May 30, 2008 | Gary Goldstein, Special to The Times
Talk about marital commitment. It took Doug McIntyre and Penny Peyser almost as long to shoot and edit their self-financed, self-distributed documentary "Trying to Get Good: The Jazz Odyssey of Jack Sheldon," which opens today at the Westwood Crest Theatre, as the couple has been married. "We ate the elephant one bite at a time," McIntyre joked recently about their maiden filmmaking venture, over tea with Peyser at a Studio City restaurant.
ENTERTAINMENT
May 9, 2005 | Don Heckman, Special to The Times
In an entertainment world overflowing with multi-hyphenates, Jack Sheldon stands on his own. One could easily add, after his name, a string of professional identities that would include trumpeter, singer, comedian, actor, television personality and all-around raconteur. A highly visible presence on the Southland stage since the mid-'50s, he continues to provide a consistently engaging blend of first-rate jazz and no-holds-barred comedic jiving.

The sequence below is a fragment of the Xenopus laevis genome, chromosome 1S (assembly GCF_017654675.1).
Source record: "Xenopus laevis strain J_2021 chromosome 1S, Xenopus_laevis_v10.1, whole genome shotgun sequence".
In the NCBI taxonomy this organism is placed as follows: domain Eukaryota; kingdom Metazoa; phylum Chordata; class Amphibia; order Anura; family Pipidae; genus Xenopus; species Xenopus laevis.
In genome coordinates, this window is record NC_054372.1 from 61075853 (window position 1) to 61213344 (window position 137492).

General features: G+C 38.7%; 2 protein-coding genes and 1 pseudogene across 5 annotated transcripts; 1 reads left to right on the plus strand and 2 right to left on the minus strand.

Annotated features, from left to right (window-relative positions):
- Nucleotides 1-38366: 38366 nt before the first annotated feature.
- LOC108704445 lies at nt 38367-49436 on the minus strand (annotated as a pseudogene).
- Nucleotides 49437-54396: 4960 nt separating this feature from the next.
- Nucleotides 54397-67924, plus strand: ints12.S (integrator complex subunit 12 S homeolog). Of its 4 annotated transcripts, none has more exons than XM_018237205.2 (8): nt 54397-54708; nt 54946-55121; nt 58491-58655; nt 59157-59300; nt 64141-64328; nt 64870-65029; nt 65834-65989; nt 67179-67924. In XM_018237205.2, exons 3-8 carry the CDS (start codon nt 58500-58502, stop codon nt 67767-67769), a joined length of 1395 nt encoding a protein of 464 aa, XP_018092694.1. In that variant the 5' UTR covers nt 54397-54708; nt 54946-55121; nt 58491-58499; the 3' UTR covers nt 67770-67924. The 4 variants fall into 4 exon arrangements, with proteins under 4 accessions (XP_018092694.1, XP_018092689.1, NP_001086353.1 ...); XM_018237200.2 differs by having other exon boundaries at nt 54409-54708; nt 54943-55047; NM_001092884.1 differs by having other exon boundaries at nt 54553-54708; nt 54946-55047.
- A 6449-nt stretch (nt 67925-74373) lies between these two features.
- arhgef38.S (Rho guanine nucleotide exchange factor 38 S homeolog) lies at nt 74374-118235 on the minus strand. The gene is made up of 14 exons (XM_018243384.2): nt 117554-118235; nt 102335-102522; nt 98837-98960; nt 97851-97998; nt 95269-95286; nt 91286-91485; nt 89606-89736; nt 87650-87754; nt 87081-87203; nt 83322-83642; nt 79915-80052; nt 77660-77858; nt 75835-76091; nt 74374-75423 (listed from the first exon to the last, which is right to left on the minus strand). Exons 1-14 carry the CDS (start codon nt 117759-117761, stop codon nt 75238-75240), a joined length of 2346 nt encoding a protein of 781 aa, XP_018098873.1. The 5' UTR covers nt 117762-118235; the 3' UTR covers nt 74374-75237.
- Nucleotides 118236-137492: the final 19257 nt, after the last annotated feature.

NEWS
August 18, 2002
I was delighted to read Steve Lopez's excellent piece on the prodigiously talented Jack Sheldon ("Last of the Hepcats," July 28). There is no jazzman more deserving of recognition than this virtuoso triple threat. Beautiful music pours out of him. There is one point, however, on which Lopez and I differ: Sheldon's singing is as wonderful as his playing. It adds a level of soulful expression to his performance that no one else matches. His voice and singing style are inimitable. Thank you for this endearing feature on a versatile artist who is too often overlooked.
MAGAZINE
July 28, 2002 | STEVE LOPEZ
More than 30 years ago, I would come home from school and find my mother watching the "Merv Griffin Show" on the Motorola while she did the ironing. I loved it when Merv would call on the trumpet player in Mort Lindsey's orchestra, a chubby-faced cut-up named Jack Sheldon, and goof with him the way Johnny Carson later did with Doc Severinsen.